The data is then sent to both sets of authorities, with pairing during the 35-minute crossing and a status given if a customer is required to present at a UK Inland Border Facility or at our Centre Douane-SIVEP in Coquelles. This system is the only way that border checks could be implemented at a site where trucks are continuously processed. It also provides the flexibility that our customers require when presenting documents before transiting. Customers do not make bookings for a specific service, instead an account service means a last-minute decision can be made to use Eurotunnel.

As the Government begins to introduce its 2025 Border Strategy, further measures that support the movement of checks away from the border and ease the process for traders and hauliers (such as a Single Trader Window and trusted traders’ schemes) are hugely beneficial to ensuring the smooth movement of goods through the Channel Tunnel. Procedures such as a freight registered drivers’ scheme have previously been considered by Home Office yet never implemented. A scheme would involve freight drivers uploading certain details (usually biometric) that would be used to check their identity when they pass through our site. With many drivers using Eurotunnel’s service more than once a week, this would further improve fluidity through our terminals and consequently the movement of goods into and out of the UK.

Supply chains and challenges faced

Eurotunnel has seen an increase in the number of empty trucks moving from the UK to the EU post-Brexit, with 50% of trucks travelling not containing any goods. With increased documentation, costs and other administrative necessities, many businesses have chosen to stop exporting goods to the EU, particularly those who export SPS goods where the documents required are highly specific and can result in long delays at border facilities if they are incorrect. Hauliers have also chosen to consolidate loads or not take on those that may slow down the truck if it is likely to be inspected.

The Government’s move to allow more cabotage will allow European hauliers to recoup some of the costs of bringing a truck over to the UK before sending it back to pick up the next load, however there is still a loss associated with empty trucks. Measures to encourage businesses to export to the EU should be explored by the Government, including those that directly support traders and hauliers with completing the relevant declarations.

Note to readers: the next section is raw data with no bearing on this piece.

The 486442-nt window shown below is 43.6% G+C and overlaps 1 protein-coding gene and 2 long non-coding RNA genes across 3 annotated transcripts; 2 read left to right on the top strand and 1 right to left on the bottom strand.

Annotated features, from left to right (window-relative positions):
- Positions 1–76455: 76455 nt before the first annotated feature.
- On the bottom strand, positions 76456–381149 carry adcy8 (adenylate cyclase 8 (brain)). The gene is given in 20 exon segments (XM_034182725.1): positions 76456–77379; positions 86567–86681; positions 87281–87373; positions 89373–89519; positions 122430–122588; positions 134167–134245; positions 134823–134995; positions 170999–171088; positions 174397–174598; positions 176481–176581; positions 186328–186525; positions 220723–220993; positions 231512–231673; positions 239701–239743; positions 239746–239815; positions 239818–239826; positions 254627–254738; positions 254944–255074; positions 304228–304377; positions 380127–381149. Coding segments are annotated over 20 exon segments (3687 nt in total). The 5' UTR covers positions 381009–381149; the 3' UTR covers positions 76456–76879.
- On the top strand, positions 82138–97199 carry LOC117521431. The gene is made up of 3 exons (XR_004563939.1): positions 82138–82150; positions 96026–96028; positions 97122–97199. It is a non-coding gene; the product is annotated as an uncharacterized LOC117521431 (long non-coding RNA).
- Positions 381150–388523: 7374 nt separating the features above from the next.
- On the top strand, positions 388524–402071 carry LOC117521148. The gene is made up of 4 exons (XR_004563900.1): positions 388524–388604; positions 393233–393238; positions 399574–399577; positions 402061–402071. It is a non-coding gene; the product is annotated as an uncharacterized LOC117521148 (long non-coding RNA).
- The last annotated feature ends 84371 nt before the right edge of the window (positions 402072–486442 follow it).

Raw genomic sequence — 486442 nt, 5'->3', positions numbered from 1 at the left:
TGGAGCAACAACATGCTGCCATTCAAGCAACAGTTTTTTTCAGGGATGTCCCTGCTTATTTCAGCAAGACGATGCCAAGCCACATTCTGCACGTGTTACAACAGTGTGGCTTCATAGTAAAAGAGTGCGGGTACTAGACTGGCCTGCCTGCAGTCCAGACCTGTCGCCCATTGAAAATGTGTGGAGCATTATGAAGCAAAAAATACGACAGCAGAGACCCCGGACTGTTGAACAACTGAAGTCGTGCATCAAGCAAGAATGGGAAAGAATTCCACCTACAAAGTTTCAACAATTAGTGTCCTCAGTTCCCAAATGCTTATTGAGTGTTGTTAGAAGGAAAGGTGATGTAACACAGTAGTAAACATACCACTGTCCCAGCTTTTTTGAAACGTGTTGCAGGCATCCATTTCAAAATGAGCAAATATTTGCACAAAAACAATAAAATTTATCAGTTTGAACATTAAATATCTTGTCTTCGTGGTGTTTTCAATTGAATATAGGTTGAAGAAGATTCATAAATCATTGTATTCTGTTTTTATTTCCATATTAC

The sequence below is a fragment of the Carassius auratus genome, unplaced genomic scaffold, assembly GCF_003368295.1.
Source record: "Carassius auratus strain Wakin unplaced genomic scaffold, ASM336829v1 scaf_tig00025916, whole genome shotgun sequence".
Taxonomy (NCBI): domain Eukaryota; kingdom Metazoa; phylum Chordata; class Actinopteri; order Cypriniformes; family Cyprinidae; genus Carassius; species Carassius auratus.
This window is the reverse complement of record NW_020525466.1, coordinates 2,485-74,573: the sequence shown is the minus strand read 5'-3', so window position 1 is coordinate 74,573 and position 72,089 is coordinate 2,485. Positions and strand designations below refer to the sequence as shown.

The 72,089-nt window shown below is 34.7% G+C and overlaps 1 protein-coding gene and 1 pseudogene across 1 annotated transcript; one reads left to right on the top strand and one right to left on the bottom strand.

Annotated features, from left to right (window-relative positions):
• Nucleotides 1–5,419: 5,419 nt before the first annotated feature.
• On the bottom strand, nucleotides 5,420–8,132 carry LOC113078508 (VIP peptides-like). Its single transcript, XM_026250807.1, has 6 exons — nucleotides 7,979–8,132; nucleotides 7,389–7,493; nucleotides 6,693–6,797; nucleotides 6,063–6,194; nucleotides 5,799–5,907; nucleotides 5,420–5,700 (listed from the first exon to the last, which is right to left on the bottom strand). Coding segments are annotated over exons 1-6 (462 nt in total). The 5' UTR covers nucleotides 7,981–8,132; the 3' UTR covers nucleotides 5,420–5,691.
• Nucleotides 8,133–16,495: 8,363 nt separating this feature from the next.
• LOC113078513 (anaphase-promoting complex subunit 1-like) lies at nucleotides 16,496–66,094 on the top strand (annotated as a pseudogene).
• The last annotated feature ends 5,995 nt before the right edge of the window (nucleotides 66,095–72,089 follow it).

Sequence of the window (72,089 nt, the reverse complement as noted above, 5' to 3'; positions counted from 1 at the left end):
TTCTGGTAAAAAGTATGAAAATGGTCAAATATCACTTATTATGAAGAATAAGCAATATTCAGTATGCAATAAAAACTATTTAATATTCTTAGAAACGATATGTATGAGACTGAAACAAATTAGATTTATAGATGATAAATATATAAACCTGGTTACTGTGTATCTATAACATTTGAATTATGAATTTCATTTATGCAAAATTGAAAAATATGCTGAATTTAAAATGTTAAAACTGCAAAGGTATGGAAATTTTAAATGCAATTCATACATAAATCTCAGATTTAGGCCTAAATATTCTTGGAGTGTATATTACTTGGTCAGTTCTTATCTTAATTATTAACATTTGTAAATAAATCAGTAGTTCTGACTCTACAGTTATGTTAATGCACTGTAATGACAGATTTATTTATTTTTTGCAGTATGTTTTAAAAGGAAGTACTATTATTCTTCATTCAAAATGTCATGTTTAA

Many drivers from the EU do not permanently live in the UK, instead regularly crossing back and forth or staying during the working week to adhere to drivers’ hours. Improvement to driver facilities across the UK is vital to ensuring that European drivers are willing to take loads to the UK, including parking, rest, shower, and food facilities. Eurotunnel recently opened Le Truck Village, a secure truck park next to our French terminal to provide drivers with some of these facilities before they cross over to the UK.

Decarbonising freight

As a rail operator, Eurotunnel is looking to increase the levels of freight trains through the Channel Tunnel, as well as decarbonising the road freight that travels through. Eurotunnel has been awarded Carbon Trust Standard certification since 2007, showing our commitments to continuously reducing our carbon footprint through our operations. Consequently, for a truck, a shuttle journey emits 12 times less in greenhouse gases that the equivalent journey by ferry. Moving towards zero emissions for HGVs will require input from the industry and we will work with Government on the various measures that will see a change to the sale and maintenance of HGVs, ensuring that European hauliers are able to comply with regulations. Eurotunnel is also looking at how vehicles using alternative fuels can safely travel through the Channel Tunnel, to ensure that hauliers moving towards zero emissions can continue to use our services.


November 2021



[1] EY (2016) Economic footprint of the Channel Tunnel Fixed Link

[2] EY (2018) Economic footprint of the Channel Tunnel in the EU